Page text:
When I was learning French in school, it’s perhaps no surprise, I always loved it when we got to the food chapter.
It’s not just because it was easy — after all, while we always learned new grammar, we somehow also had a chapter in our textbooks giving us the same old food vocabulary every single year. But I also loved it because food, more than any other chapter of those books, gave us a glimpse into French culture. How? There were words in the chapter that we just didn’t use or have in English.
I remember a blurb explaining the word croustillant, which kind of means crisp or crunchy and is used to describe the crust of a perfect baguette. I remember, also, that while the word for supermarket — supermarché — was included, there were also tons of other words — boucherie, charcuterie, poissonnerie, fromagerie — for stores where you bought individual items. It seemed quaint, and I often wondered if the French actually went to all of those individual stores or if the teacher was trying to pull one over on us.
Now, I won’t feed into stereotypes of France that have folks believing that everyone still wears a beret and does their groceries at the market on a bicycle. We do have supermarkets here, and I’m guilty of doing about half of my shopping at them.
That said, I do a good deal of shopping at my local Ruche, where I buy most of my meat, especially since leaving my job and therefore my favorite boucherie, which was right next door. I still buy much of my fish at the poissonnerie near my gym, and whatever produce I don’t get at the Ruche, I get at my local primeur, who I visit at the very least twice a week.
I’d say that amongst the different types of specialty stores, the primeur is the most common (after the boulangerie, bien sûr.) They sell fruits and vegetables, as well as some dried fruits and nuts. Some, like mine, even sell eggs.
I eat a lot of fruit and vegetables (my sister and I easily get through three kilos of fruit a week), so I used to go the way of cost effectiveness and buy the cheap net bags of clementines at the supermarket.
But then I realized something: it’s just not worth it.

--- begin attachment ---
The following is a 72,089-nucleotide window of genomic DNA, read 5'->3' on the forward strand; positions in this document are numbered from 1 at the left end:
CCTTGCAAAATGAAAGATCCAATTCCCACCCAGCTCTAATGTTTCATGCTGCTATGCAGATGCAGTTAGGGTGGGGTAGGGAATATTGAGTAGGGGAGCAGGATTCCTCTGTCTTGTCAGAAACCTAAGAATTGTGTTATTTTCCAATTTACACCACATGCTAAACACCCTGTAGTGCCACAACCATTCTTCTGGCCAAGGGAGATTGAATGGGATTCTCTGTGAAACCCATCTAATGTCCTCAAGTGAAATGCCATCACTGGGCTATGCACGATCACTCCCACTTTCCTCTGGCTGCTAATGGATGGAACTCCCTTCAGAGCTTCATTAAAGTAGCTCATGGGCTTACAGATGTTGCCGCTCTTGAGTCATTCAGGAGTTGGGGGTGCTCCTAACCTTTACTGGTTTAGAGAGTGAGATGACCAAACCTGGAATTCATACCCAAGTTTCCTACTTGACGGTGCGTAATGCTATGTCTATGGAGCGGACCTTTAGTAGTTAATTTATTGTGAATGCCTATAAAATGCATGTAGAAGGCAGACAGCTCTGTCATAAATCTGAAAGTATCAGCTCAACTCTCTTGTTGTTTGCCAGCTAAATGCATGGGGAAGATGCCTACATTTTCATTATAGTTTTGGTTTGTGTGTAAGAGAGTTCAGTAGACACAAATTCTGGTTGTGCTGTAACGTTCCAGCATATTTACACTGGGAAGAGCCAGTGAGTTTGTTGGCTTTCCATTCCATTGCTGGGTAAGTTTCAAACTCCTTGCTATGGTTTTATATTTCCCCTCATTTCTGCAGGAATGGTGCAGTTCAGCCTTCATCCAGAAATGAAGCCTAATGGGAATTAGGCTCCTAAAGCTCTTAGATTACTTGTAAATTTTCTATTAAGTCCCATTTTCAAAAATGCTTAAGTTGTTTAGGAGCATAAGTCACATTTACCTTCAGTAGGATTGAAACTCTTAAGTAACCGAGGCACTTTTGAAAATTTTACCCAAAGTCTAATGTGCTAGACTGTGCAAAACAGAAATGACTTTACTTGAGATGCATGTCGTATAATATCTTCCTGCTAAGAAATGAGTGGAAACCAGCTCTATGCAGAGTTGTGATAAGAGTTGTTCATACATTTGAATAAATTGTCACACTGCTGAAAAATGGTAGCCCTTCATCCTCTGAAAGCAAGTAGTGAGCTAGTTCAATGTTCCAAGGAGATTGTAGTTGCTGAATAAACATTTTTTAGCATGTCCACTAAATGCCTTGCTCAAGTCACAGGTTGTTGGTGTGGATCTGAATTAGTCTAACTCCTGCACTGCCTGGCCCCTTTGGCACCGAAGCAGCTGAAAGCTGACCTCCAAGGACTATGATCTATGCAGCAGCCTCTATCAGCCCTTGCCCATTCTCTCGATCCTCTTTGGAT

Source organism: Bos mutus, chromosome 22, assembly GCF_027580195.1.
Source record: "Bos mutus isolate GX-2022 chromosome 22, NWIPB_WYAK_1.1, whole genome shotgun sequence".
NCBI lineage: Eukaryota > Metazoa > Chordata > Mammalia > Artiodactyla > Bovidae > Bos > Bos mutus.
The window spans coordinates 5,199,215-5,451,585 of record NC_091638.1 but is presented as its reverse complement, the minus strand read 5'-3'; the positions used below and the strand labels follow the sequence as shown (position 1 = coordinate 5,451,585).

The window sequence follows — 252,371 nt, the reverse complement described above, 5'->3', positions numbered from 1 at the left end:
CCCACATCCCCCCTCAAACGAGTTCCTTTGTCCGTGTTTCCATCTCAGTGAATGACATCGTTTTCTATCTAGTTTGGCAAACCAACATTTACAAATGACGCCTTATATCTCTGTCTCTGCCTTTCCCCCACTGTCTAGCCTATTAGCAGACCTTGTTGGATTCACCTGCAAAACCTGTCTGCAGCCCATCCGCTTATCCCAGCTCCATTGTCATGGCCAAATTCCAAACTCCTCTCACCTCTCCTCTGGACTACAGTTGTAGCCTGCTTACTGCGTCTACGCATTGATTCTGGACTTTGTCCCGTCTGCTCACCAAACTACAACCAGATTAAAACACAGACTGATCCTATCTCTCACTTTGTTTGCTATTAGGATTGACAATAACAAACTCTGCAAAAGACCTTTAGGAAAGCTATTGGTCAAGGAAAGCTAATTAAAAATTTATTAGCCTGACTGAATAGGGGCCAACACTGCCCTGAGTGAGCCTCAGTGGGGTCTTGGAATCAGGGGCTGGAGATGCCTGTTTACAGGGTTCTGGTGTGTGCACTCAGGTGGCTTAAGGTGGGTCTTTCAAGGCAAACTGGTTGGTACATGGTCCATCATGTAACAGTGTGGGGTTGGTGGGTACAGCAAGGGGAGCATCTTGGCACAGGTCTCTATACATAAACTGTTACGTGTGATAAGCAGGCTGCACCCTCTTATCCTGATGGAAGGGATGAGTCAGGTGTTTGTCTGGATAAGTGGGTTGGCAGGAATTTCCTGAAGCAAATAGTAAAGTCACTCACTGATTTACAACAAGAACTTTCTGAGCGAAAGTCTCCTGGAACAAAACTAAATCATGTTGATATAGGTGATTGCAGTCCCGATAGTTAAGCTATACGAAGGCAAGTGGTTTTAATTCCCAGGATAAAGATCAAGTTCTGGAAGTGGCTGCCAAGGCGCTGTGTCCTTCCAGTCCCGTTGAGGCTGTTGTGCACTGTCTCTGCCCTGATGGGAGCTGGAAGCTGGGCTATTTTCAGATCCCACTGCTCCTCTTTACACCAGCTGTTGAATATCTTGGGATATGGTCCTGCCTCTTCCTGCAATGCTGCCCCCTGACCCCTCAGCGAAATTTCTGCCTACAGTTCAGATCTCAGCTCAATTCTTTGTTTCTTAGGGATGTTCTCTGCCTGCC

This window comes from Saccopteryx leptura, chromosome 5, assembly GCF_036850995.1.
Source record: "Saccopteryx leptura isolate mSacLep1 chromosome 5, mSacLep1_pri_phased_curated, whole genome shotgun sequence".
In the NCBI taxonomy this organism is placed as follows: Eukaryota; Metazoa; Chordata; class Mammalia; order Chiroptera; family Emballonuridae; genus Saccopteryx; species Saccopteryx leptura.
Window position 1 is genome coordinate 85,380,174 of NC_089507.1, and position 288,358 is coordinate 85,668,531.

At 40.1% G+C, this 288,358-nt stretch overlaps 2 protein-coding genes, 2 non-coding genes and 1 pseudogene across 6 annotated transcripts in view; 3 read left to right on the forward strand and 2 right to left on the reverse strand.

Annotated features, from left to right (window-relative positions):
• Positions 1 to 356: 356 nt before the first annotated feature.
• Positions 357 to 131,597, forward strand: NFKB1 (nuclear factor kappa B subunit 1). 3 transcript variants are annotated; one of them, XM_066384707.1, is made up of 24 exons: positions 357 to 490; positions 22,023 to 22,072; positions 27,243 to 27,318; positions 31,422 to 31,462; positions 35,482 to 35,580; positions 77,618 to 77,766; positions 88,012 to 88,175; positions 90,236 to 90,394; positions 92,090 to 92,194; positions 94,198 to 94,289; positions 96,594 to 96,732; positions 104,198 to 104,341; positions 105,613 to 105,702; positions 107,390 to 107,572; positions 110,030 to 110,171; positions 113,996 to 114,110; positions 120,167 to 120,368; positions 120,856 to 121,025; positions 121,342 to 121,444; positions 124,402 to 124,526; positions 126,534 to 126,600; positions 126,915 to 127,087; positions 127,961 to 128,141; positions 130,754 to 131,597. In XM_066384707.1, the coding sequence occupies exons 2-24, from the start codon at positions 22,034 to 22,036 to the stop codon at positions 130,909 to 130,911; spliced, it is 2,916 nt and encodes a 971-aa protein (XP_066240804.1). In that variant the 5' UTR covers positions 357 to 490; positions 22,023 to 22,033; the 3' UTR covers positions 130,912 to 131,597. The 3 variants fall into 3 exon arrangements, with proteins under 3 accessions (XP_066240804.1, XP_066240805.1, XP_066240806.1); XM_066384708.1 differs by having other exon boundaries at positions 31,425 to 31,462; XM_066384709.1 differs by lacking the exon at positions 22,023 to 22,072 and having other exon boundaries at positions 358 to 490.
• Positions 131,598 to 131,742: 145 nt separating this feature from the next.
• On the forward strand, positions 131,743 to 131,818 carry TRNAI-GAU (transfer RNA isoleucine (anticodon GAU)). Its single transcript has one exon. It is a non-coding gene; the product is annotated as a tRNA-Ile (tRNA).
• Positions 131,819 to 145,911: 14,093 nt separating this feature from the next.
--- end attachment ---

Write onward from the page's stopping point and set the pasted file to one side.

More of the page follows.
Not only is the quality legions better at the primeur (it seems that every time I buy a pack of lemons, even from higher-end Monoprix, at least one of them rots within 10 hours of me getting it home), it’s just a more enjoyable shopping experience.
I like seeing the seasonal offers in the very front change with the seasons. I like being allowed to buy only a quarter of a particularly large squash.
I like the way that all of the vegetables are laid out, the handwritten signs that tell you what they are and where they’re from. I like the fact that the longest line I’ve ever seen was two people long.
I like the little fork in the beet box, so that you can spear an already cooked beet into a bag and take it home and eat it, just like that.
But most of all, I love my primeur.
When I buy avocados from him (as you can see, he keeps them safely behind the counter where no one else can squeeze them), he always asks me what day I plan to eat them, so that he can choose one of the appropriate ripeness (and he’s always spot on).
Every time I walk by on my way to the tram, even if I’m not stopping to buy anything, he calls out, bonjour, ça va ?
And when I was photographing his produce, he asked me, “Et le primeur ?” and struck a pose.
(He also got very bashful when I actually took his picture, and told me he felt bad about his apron being dirty.)
I only moved to this neighborhood in August, so this will be my first spring with my primeur. Already, the green and purple globe artichokes are popping up, and there are even some pink radishes, just begging to be dipped in butter and salt. I can’t wait to see what else he’ll be selling to inspire me in the coming weeks.